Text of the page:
The first time I took Charly out for a “date,” she was confused why her sister wasn’t with her. After all, they’ve never been apart from each other so she was right to wonder why her sister wasn’t in the car seat next to her. She kept asking, “Where’s Remy?” I tried to explain to her that Remy was with Dada, and she and I were going to go have some fun just the two of us. It was; however, truly wonderful to hear that she was asking about her sister – that despite the sibling arguments, they clearly love each other. As we continued our short drive, I loved being able to chat with Charly. There was something so easy about conversing with one child and not trying to banter back and forth between two talking heads. Likewise, Jason was enjoying his one on one time with Remy- enjoying the fact that there was no refereeing to do. No feuding over toys or which book to read. Things just seemed much calmer. Charly and I arrived at a restaurant for lunch. My girls love going to restaurants! We ordered her favorite- sweet potato fries. We acted silly and goofy. We made faces and laughed at each other. I’m sure people around us found it strange, but I didn’t care. I could smother her with as many kisses as I wanted, and our eye contact lingered in a way it doesn’t get to when her sister is around. Soon, she wasn’t asking about Remy. It was all about her. All mommy’s attention was on her. In fact, she behaved better because she didn’t need to compete for my attention. And for me, it was bliss! “Wow,” I thought to myself, “how relaxing and less stressful this is only having one kid with me! Is this what it’s like for my friends with singletons? I’m kind of jealous.” I could have stayed out with Charly for hours if truth were told. But alas, all good things must come to an end.

For Jason and me our ability to go to playgrounds is limited by which ones are enclosed. Our girls are wild! They are little explorers and adventurers. No one believes us when we say that until they’ve spent a couple of hours with us. Keeping up with them is like having your own live-in personal trainer. On the handful of occasions we have gone to playgrounds that are not enclosed, they run in different directions as we feverishly chase after them so they don’t run in the street. Once we were at a playground, and I was swinging Remy. In an instant, I couldn’t see Jason or Charly. When they finally appeared 15 minutes later, Jason told me that he chased Charly all the way around the library- that she ran around the whole darn building! This is one example of why we can’t go to an open playground. This limitation has narrowed the playgrounds in our city to only a couple enclosed places, making us feel like bad parents because we can’t take them to the “cool” playgrounds yet without worrying. In truth, Charly is less interested in the objects on the playground and more interested in how far she can run, and she is FAST.

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Me and Charly

My next date was with Remy, but instead of going to a restaurant, we went to a playground. She not only loves all the objects on a playground, but she’s the twin who walks up to any kid and starts chatting. This seemed like the perfect place for our date. Like her sister, she too was wondering where was Cha Cha? (We also call Charly, Cha Cha.) This made me smile to know that she also missed her sister. But the empty car seat next to her was soon forgotten when we arrived at one of the cool parks we never go to. I went up and down with her on the slides. We swung as long as she wanted. She didn’t have to take turns with her sister like we usually have to. If she wanted to explore a part of the playground, we could go there without wrangling her sister to the same area. We sat together and had a snack, feeding each other pretzels. We acted silly together. And like her sister, she was well behaved since she didn’t have to compete for my attention. At home, Jason was able to bang on the drums with Charly for as long as she wanted- something that makes my head spin when done for long. They rocked out on the Martin guitar. Charly didn’t have to share the instrument with her sister, which usually ends in a screaming match and tug of war. Both girls were in bliss with this one on one time with each of us, and so were we!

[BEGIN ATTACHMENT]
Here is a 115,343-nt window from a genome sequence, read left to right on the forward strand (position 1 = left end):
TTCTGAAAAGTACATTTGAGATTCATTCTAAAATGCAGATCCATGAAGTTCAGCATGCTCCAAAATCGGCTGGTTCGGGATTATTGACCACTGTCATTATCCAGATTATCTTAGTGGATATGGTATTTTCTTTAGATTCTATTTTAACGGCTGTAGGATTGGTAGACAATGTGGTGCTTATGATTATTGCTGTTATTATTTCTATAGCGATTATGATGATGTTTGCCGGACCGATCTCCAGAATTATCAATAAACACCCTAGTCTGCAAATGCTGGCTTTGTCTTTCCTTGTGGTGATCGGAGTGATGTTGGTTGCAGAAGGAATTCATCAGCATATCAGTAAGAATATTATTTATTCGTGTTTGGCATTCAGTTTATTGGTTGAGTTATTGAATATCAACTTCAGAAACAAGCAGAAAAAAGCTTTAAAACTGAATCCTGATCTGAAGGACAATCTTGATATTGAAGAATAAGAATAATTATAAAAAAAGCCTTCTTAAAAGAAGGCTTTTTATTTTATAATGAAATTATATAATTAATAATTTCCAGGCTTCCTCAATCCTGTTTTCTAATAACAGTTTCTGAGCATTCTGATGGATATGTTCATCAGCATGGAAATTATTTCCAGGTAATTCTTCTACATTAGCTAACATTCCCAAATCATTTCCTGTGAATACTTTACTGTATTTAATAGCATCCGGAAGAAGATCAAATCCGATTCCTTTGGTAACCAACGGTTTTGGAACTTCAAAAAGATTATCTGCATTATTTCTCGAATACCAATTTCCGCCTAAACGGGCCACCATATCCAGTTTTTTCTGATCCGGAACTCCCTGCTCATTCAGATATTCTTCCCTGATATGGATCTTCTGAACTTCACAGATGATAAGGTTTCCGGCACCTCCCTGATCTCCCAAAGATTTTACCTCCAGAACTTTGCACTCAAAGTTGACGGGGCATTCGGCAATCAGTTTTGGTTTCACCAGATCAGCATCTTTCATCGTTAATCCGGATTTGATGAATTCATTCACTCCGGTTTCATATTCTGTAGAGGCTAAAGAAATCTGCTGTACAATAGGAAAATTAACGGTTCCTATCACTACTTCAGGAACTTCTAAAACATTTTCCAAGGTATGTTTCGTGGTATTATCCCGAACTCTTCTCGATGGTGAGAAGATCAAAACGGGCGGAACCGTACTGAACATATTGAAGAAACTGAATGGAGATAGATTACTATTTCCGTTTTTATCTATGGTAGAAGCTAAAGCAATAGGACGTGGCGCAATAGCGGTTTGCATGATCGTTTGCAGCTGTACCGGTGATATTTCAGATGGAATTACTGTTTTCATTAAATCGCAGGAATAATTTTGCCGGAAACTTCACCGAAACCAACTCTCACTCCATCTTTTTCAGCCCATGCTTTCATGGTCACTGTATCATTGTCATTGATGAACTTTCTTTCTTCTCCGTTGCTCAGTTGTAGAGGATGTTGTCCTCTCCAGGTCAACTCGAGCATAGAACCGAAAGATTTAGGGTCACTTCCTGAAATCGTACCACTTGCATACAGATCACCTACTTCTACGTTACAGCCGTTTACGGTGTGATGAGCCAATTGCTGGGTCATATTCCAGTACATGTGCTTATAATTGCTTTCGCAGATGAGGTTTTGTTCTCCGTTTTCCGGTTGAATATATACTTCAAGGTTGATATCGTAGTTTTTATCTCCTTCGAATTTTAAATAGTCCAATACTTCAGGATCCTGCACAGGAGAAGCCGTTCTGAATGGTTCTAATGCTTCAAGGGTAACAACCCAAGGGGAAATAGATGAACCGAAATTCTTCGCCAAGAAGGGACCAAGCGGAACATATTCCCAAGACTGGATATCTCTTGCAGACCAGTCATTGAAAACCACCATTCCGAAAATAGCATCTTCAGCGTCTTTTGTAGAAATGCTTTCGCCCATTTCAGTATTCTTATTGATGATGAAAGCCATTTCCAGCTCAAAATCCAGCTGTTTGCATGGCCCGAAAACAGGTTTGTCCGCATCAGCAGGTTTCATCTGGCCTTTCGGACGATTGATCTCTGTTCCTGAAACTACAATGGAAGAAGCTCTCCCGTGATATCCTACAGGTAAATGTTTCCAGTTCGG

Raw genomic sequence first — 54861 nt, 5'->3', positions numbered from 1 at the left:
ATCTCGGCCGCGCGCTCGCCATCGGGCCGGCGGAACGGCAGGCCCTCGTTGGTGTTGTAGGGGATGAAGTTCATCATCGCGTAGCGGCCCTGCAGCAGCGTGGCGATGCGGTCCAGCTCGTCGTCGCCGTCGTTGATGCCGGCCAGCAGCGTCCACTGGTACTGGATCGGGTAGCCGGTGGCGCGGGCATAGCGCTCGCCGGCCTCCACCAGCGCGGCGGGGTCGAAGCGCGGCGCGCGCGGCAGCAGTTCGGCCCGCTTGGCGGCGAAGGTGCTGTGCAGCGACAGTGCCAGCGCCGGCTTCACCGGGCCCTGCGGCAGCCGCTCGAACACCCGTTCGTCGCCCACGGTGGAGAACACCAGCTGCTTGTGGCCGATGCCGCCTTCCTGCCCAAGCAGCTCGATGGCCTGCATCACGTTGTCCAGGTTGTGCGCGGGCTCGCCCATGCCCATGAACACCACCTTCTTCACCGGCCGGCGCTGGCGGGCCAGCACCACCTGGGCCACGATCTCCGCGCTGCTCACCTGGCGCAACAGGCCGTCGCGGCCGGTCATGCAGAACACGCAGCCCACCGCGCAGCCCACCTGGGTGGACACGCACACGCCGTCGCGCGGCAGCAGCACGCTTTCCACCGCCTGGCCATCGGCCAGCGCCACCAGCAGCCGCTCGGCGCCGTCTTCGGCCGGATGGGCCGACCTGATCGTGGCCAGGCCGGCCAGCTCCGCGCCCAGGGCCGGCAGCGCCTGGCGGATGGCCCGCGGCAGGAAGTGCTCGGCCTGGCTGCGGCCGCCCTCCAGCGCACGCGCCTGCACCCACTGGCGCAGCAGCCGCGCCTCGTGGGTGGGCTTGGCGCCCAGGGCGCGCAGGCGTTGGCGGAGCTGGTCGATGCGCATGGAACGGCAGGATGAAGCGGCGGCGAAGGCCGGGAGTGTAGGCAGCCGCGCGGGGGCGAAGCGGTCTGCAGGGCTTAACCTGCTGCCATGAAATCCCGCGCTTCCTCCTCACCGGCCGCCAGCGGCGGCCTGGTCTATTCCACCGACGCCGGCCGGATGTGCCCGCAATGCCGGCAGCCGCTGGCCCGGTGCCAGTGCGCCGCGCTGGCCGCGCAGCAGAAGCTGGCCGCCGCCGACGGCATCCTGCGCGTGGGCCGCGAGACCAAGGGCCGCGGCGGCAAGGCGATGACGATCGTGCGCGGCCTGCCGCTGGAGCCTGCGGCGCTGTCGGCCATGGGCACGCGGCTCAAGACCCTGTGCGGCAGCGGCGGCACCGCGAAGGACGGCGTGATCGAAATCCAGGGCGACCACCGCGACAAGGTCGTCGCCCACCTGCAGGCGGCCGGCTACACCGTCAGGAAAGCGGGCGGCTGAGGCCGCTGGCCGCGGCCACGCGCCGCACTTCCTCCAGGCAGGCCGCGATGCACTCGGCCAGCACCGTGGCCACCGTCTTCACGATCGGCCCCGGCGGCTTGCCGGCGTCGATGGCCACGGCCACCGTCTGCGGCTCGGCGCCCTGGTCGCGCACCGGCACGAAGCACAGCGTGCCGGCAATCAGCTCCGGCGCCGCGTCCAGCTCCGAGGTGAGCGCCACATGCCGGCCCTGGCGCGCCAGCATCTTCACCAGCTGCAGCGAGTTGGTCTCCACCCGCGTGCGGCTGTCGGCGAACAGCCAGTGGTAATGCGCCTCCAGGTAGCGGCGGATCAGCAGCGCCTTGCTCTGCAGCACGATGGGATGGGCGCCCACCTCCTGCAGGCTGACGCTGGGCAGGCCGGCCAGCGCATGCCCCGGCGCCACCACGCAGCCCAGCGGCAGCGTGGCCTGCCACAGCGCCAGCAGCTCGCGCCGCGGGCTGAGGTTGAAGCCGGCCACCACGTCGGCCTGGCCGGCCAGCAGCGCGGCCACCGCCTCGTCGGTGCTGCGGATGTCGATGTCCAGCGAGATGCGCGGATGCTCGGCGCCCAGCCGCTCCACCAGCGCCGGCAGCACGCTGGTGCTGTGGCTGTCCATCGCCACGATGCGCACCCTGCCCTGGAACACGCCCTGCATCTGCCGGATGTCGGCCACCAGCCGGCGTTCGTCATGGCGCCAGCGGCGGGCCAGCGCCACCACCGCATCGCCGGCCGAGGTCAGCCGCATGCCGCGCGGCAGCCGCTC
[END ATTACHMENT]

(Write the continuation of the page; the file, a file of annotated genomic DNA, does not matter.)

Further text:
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Me and Remy

The take away for both Jason and me is that while they shared a womb together and pretty much everything since then, it is so important for one on one time with each little individual personality. As the oldest of four kids, my mom has often reminded me how different each one of us is. The difference though is that when siblings ages are spread out, there’s simply more room to nurture those differences.   I absolutely adore the distinct differences that each one of my girls already has for themselves. I also know that they are constantly changing especially in the activities and things they like. I always want to make sure that I can nurture those differences rather than constantly lumping them together into one. I don’t ever want one to feel resentful or feel less understood than her sister. I know that if I can continue this one on one time, as they grow older, I may have a better shot at having an equally close relationship with each of my girls. And at the end of the day, I think that’s all we ever want for our kids- to make sure they know they’re heard, understood, that we respect their differences, and that we see them as distinctly beautiful individuals when they leave our nest.